So Patrick Makau Musyoki is the man of the moment, his brand new world marathon record – two hours, three minutes and 38 seconds – the talk in global sport.
But spare a thought for the men, the unsung heroes, who made it happen... the pacemakers, or “rabbits” in athletics parlance.
In celebrating Makau’s brilliant run, only athletics purists will recognise the fact that a Kenyan “rabbit” shattered a world record in Sunday’s 38th BMW Berlin Marathon that, unfortunately, will not stand.
Another “rabbit”, Stephen Kwelio Chemlany, stuck with Makau after the 27th kilometre breakaway and was rewarded with a second-place finish after clocking 2.07.55.
Makau’s 30km split of 1:27:38 was clearly better than the previous 1:27:49 world mark by Haile Gebrselassie from the Berlin race in 2009.
Brilliantly executed job
So it was two world records for Makau on Sunday.
But it’s a pity that one of the designated pacers in Berlin, Peter Kirui, dropped out after completing his brilliantly executed job at the 32km mark as, had he completed the race, he would be boasting a world record himself.
Kirui, the national 10,000m champion, was ahead of Makau at the 30km point but his split at that point is not recognised since he did not finish the race.
Interestingly, it was Kirui’s first major assignment as a pacesetter, the Administration Police runner having competed for Kenya at the recent World Championships in Daegu where he finished sixth in a personal best time of 27:25.63.
Kirui has been a regular feature in Kenyan road races, having dominated the Safaricom Gusii Golden Series in 2009.
“We congratulate the pacesetters for the great job they did in Berlin, and although they are often forgotten, we recognise their contribution and that’s why we take the road races in our calendar seriously,” Athletics Kenya secretary David Okeyo said while congratulating Makau.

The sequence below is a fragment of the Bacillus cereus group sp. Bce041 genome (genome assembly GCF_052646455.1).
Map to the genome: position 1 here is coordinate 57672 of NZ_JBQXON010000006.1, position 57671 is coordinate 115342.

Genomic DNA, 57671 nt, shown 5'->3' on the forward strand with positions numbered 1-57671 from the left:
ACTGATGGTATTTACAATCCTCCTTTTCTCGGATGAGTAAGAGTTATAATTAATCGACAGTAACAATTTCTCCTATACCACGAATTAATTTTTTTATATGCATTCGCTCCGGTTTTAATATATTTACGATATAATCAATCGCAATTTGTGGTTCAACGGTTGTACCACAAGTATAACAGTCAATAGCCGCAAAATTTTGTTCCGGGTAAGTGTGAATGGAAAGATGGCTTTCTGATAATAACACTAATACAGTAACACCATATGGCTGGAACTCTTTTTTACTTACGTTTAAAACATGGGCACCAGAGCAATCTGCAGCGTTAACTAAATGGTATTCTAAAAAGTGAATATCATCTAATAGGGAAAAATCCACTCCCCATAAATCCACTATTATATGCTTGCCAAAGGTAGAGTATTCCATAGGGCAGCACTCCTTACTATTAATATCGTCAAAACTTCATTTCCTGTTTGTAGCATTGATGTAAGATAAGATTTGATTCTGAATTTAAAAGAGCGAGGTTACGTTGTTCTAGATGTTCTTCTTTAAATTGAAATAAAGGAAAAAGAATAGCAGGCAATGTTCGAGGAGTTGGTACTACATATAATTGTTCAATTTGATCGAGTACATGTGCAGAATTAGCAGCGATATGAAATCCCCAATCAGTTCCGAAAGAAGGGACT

Meanwhile, Makau says he knew exactly how to shed off Gebrselassie on his was to victory on Sunday, running in a zig-zag fashion that caught the Ethiopian legend off-guard.
“It is one of my tactics. I did some zig-zags, to confuse him,” said the 26-year-old Makau.
“I had a lot of energy, and wanted to tire him. He was trying to use me, to maintain the pace, and I wanted to run alone, either behind him or to the side, so I did a zig-zag to one side and he followed, I did it to the other side, and the next time, I couldn’t see him.”
Florence Kiplagat, the 2009 World Cross Country champion, who had dropped out of her only previous marathon, in Boston in April, was equally impressive in her first marathon victory in only her second race.
At Boston last April she ran through half-way in 1:11:42 and recorded her final split at 30km in 1:42:59 before dropping out.
The Iten runner was elated at her breakthrough: “I have some problems wearing spikes (spiked running shoes), so I won’t be running on the track or doing cross country anymore. I’m a marathoner now!”
Gebrselassie declined to attend the press conference, to explain his forfeit, but his manager Jos Hermens said that while it may be “the end of an era, of record breaking for Haile, it’s not the end of his career.
“He might have to run Dubai (third week in January). He can still run 2.05.”